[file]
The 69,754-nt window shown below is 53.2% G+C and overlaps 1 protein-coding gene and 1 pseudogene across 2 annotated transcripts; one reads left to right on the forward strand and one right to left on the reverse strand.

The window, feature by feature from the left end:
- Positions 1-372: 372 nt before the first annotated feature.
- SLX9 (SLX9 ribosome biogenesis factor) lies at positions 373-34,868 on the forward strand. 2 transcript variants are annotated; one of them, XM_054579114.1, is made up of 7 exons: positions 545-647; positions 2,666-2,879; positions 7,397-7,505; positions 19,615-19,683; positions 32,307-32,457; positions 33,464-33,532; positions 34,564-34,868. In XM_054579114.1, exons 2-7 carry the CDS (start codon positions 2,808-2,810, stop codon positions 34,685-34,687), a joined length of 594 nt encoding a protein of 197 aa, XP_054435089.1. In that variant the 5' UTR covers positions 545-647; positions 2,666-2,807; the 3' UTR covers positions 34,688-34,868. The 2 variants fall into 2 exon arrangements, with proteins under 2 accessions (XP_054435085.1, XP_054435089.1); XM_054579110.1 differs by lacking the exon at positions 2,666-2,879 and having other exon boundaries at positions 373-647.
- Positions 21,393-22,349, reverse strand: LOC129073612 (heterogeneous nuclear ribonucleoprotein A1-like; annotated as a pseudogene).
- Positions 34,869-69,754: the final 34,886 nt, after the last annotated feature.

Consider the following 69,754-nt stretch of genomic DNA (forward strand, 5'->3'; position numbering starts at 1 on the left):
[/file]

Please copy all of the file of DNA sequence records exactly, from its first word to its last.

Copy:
The 69,754-nt window shown below is 53.2% G+C and overlaps 1 protein-coding gene and 1 pseudogene across 2 annotated transcripts; one reads left to right on the forward strand and one right to left on the reverse strand.

The window, feature by feature from the left end:
- Positions 1-372: 372 nt before the first annotated feature.
- SLX9 (SLX9 ribosome biogenesis factor) lies at positions 373-34,868 on the forward strand. 2 transcript variants are annotated; one of them, XM_054579114.1, is made up of 7 exons: positions 545-647; positions 2,666-2,879; positions 7,397-7,505; positions 19,615-19,683; positions 32,307-32,457; positions 33,464-33,532; positions 34,564-34,868. In XM_054579114.1, exons 2-7 carry the CDS (start codon positions 2,808-2,810, stop codon positions 34,685-34,687), a joined length of 594 nt encoding a protein of 197 aa, XP_054435089.1. In that variant the 5' UTR covers positions 545-647; positions 2,666-2,807; the 3' UTR covers positions 34,688-34,868. The 2 variants fall into 2 exon arrangements, with proteins under 2 accessions (XP_054435085.1, XP_054435089.1); XM_054579110.1 differs by lacking the exon at positions 2,666-2,879 and having other exon boundaries at positions 373-647.
- Positions 21,393-22,349, reverse strand: LOC129073612 (heterogeneous nuclear ribonucleoprotein A1-like; annotated as a pseudogene).
- Positions 34,869-69,754: the final 34,886 nt, after the last annotated feature.

Consider the following 69,754-nt stretch of genomic DNA (forward strand, 5'->3'; position numbering starts at 1 on the left):